Dove: Evolution of a Brand
Consumer Behavior C55.0002
Professor Henry Assael
November 15, 2011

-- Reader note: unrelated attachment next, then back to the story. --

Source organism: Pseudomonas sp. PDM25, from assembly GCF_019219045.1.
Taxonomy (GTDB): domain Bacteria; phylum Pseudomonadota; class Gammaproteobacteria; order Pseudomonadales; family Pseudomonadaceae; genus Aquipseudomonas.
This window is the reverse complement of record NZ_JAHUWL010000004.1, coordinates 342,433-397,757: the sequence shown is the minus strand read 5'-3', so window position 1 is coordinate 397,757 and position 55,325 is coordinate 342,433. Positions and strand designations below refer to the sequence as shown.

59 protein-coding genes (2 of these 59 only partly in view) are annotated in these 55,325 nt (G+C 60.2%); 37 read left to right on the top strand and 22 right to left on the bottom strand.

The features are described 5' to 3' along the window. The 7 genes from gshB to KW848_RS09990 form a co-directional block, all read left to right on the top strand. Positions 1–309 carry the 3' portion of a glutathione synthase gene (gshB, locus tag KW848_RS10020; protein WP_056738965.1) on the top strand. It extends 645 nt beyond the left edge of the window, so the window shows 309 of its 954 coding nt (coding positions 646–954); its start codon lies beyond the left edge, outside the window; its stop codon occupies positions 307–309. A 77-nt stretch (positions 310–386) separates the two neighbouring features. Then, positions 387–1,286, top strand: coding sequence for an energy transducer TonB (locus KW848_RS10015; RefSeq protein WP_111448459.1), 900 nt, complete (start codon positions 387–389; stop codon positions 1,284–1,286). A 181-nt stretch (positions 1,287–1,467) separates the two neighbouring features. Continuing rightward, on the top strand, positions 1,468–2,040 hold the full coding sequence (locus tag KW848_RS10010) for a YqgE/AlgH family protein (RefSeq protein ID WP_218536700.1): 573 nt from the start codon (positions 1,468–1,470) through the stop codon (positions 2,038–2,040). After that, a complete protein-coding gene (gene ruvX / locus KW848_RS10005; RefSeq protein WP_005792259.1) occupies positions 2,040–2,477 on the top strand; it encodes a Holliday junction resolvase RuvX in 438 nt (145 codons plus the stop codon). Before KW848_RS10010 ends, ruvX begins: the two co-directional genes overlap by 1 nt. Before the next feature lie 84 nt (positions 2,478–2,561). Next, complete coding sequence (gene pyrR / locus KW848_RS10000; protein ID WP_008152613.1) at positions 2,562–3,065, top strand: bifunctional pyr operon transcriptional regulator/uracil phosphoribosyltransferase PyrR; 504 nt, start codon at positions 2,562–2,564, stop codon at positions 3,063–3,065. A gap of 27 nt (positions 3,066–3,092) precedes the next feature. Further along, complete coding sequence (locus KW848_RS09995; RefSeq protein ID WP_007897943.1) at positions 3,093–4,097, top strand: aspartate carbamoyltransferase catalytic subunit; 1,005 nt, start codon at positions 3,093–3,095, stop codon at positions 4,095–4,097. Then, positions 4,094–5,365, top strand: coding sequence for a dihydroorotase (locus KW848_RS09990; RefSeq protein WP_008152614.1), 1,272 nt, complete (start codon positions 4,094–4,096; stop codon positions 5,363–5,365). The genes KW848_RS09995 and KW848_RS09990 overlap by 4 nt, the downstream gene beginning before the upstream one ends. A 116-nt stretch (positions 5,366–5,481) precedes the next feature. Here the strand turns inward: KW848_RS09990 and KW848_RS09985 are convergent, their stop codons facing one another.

1. The self-image theory includes three versions of the ‘self’ - the actual or ego, ideal self #1 or superego, and the ideal self #2 or id. Dove’s “Campaign for Real Beauty” differentiated itself from the traditional approach in advertising beauty because it promoted a more realistic version of an Id, and thus gave consumers an opportunity for their Ego to be closer to their Id. In a traditional approach, most ads in the United States create an unrealistic standard of beauty that most women cannot ever achieve (Exhibit 4). Therefore, the traditional approach creates an Id that seems to be unattainable for most women. It widens the distance between a consumer’s Ego and Id. The “Campaign for Real Beauty” was further successful because it promoted a relevance of the Superego, or the self that wants to be a better person and involved in social issues such as self-esteem and anorexia. The campaign established an emotional connection with women “to spark a dialogue and debate about beauty that would ultimately penetrate popular culture” (Deighton 6). It encouraged people to speak out against issues and brought their Ego closer to their Superego. The Dove Self-Esteem Fund, a part of the campaign, promoted raising self-esteem of women and urged consumers to interact with each other about their self-esteem. 2. There are several risks in running Dove’s Campaign for Real Beauty. One risk includes the possibility of undermining the brand’s value proposition and losing an aspirational element for the Dove brand and its products. Beauty products are generally marketed to promise consumers an improved level of attractiveness, and capitalizing on “real beauty” may deter consumers from buying the product. One advertisement in the campaign for real beauty showcased average women posing in plain white underwear. The company claimed that the purpose of the ads...
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